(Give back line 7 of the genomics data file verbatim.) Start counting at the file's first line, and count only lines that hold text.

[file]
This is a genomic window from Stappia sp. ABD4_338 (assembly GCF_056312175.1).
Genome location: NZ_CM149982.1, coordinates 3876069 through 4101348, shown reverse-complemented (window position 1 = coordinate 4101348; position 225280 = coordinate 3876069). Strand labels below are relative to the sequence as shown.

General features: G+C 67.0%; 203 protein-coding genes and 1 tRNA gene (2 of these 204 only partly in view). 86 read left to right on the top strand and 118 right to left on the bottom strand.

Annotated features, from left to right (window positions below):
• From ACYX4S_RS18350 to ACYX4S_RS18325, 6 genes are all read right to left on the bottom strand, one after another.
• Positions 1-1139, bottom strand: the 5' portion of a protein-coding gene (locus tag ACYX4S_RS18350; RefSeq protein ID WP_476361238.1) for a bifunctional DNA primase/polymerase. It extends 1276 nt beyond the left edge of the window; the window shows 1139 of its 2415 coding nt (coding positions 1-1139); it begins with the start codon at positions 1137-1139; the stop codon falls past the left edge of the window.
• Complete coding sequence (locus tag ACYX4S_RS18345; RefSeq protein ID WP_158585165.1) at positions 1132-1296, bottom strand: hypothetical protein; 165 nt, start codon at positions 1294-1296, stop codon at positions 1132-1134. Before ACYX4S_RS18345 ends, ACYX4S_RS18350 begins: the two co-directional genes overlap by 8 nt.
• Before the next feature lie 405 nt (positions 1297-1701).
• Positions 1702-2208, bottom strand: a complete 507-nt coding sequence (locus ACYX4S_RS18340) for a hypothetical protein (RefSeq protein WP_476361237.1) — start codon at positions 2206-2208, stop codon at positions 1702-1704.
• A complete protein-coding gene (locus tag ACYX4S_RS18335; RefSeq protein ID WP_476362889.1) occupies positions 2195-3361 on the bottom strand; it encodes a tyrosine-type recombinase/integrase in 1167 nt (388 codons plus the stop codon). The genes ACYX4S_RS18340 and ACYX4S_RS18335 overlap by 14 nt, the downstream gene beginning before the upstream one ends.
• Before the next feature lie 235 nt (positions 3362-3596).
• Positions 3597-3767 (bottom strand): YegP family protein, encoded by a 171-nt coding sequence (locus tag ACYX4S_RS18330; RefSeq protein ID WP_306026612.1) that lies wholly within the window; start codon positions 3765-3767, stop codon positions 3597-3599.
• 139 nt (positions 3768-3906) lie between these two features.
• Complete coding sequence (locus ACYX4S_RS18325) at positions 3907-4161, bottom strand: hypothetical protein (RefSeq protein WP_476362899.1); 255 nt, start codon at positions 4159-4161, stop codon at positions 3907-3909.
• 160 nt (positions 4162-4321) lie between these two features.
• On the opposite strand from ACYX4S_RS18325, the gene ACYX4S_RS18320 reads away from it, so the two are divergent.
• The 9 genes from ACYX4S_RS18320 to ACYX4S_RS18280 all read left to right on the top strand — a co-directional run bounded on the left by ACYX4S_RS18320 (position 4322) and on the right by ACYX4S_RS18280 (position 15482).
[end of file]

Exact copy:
• Complete coding sequence (locus tag ACYX4S_RS18345; RefSeq protein ID WP_158585165.1) at positions 1132-1296, bottom strand: hypothetical protein; 165 nt, start codon at positions 1294-1296, stop codon at positions 1132-1134. Before ACYX4S_RS18345 ends, ACYX4S_RS18350 begins: the two co-directional genes overlap by 8 nt.